Archive for the ‘Books’ Category

Geeky reference books on a great sale!

June 5, 2016

Geeky reference books on a great sale!

In my I Love My Kindle blog, I recently wrote about getting an alert from eReaderIQ that

Universal Horrors (at AmazonSmile: benefit a non-profit of your choice by shopping*)

was on sale for $3.99 (the digital list price is $29.99).

I’d had that one on my Amazon Wish List for some time, and snapped it up at that price.

What I didn’t realize was that this is a sale on many titles from the publisher McFarland!

I know McFarland best for producing high-quality reference works on topics that generally get short shrift. You aren’t going to find a heavily researched book on “monster movies” (as is Universal Horrors) from most university presses.

Typically, the books are not inexpensive. $29.99 is a lot for a Kindle edition, usually, but this falls into that category for me where it’s a legitimate price. It’s not like a novel.

These books will make excellent gifts! You can delay delivery of a Kindle store book for the appropriate gift-giving occasion. Even though I don’t often buy books for myself any more, since we have

Kindle Unlimited (at AmazonSmile: benefit a non-profit of your choice by shopping*)

but some of these are too good not to have in our library.

Here’s a search for 885 (!) McFarland books for $3.99 each (those seem to be the ones on sale…not all McFarland books are) in the USA Kindle store right now. Some of these may be false positives…Amazon’s search sometimes seems…imprecise, and an author of “McFarland” may be returned when I searched for the publisher McFarland (using Amazon’s own advanced search):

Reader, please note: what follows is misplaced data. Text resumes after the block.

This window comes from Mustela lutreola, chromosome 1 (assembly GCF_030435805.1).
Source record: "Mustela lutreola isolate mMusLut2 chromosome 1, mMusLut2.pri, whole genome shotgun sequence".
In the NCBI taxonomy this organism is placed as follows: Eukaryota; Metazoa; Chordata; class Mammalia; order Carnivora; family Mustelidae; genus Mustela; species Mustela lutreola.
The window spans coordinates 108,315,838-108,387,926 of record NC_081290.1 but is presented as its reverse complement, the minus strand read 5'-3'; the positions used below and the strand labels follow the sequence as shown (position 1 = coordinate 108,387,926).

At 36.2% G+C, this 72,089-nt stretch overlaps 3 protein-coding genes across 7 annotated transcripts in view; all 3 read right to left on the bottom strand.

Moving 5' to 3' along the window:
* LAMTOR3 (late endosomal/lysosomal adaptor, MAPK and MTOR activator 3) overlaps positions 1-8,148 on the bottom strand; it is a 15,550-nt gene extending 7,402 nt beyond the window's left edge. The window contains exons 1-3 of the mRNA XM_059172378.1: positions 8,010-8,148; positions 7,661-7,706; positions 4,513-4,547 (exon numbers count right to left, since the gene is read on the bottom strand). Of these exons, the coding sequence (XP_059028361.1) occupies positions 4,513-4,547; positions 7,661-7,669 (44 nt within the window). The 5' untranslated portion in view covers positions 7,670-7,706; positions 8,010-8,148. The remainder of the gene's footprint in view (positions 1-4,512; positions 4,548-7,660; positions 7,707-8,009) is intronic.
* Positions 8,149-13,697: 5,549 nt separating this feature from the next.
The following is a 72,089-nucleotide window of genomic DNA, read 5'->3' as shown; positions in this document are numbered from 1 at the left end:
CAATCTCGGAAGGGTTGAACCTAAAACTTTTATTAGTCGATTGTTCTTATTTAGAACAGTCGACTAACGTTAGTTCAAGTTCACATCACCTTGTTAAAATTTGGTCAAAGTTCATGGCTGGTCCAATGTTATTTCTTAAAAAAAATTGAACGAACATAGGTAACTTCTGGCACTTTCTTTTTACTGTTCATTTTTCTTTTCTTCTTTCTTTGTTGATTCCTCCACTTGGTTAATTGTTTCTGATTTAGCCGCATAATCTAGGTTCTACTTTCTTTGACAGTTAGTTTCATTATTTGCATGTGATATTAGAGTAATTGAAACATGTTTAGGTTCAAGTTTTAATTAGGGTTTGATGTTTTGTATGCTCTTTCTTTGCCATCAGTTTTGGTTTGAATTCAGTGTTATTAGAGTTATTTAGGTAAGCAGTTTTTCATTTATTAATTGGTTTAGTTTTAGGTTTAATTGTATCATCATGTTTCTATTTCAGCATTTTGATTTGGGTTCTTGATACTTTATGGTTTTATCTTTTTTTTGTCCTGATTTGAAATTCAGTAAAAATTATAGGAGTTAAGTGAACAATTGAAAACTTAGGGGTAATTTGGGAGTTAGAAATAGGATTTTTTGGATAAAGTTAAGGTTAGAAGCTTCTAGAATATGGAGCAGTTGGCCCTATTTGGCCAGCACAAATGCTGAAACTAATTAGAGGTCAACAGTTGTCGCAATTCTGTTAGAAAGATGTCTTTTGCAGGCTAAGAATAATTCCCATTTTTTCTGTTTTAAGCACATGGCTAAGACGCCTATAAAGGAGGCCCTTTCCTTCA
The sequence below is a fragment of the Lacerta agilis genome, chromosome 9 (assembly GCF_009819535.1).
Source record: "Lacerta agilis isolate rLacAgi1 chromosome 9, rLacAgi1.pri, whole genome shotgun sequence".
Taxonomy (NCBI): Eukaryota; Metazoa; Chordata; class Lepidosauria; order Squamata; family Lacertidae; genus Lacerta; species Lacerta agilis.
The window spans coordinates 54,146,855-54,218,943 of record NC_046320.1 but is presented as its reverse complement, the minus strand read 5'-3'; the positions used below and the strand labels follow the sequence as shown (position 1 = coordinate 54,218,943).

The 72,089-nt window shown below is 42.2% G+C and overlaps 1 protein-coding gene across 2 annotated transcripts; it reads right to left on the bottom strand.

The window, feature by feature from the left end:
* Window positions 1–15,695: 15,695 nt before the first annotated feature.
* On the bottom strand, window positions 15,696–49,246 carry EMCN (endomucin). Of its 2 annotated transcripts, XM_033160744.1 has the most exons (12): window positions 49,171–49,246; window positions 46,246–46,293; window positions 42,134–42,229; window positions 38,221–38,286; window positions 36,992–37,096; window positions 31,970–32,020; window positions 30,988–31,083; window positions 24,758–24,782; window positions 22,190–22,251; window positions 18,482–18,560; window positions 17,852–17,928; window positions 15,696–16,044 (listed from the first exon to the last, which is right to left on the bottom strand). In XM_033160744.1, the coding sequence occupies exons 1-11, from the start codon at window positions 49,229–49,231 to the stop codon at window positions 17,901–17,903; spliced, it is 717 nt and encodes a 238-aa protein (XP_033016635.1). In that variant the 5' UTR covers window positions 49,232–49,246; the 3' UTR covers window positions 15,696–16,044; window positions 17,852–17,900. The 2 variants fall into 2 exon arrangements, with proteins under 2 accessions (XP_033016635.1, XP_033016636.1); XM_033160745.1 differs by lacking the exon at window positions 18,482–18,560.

McFarland books for $3.99 (at AmazonSmile*)

I have no idea how long this sale will last, so check the price before you click or tap that sale button. I might be getting some gifts for other people, too. 🙂

Oh, one other note: these are often “coffee table” type books…they will be large files to have on an EBR (E-Book Reader, and may have color pictures which render best on a tablet)

Here are some that caught my eye:

  • The Literary Monster on Film: Five Nineteenth Century British Novels and Their Cinematic Adaptations by Abigail Burnham Bloom
  • Keep Watching the Skies!: American Science Fiction Movies of the Fifties, The 21st Century Edition by Bill Warren and Bill Thomas (I bought this one)
  • Illuminating Torchwood: Essays on Narrative, Character and Sexuality in the BBC Series (Critical Explorations in Science…by Andrew Ireland and Donald E. Palumbo (put it on my wish list…love the show, but this interest seems too narrow for me to buy right now)
  • Italian Horror Film Directors by Louis Paul
  • Visions of Mars: Essays on the Red Planet in Fiction and Science by Howard V. Hendrix and George Edgar Slusser (bought as a gift)
  • Sounds of the Future: Essays on Music in Science Fiction Film by Mathew J. Bartkowiak (wish list)
  • Mass Hysteria in Schools: A Worldwide History Since 1566 by Robert E. Bartholomew and Bob Rickard (Bob Rickard is a driving force at Fortean Times) (bought as a gift and wish list)
  • Hammer Films: An Exhaustive Filmography by Tom Johnson and Deborah Del Vecchio (wish list)
  • In the Peanut Gallery with Mystery Science Theater 3000: Essays on Film, Fandom, Technology and the Culture of…by Robert G. Weiner and Robert G. Weiner
  • Super-history: Comic Book Superheroes and American Society, 1938 to the Present by Jeffrey K. Johnson (wish list)
  • Inside Gilligan’s Island by Sherwood Schwartz (wish list)
  • A History of the Doc Savage Adventures in Pulps, Paperbacks, Comics, Fanzines, Radio and Film by Robert Michael “Bobb” Cotter (bought this one! I just wrote a piece on Dwayne “The Rock” Johnson being cast as Doc Savage…Dwayne “The Rock” Johnson as Doc Savage: a fan’s view)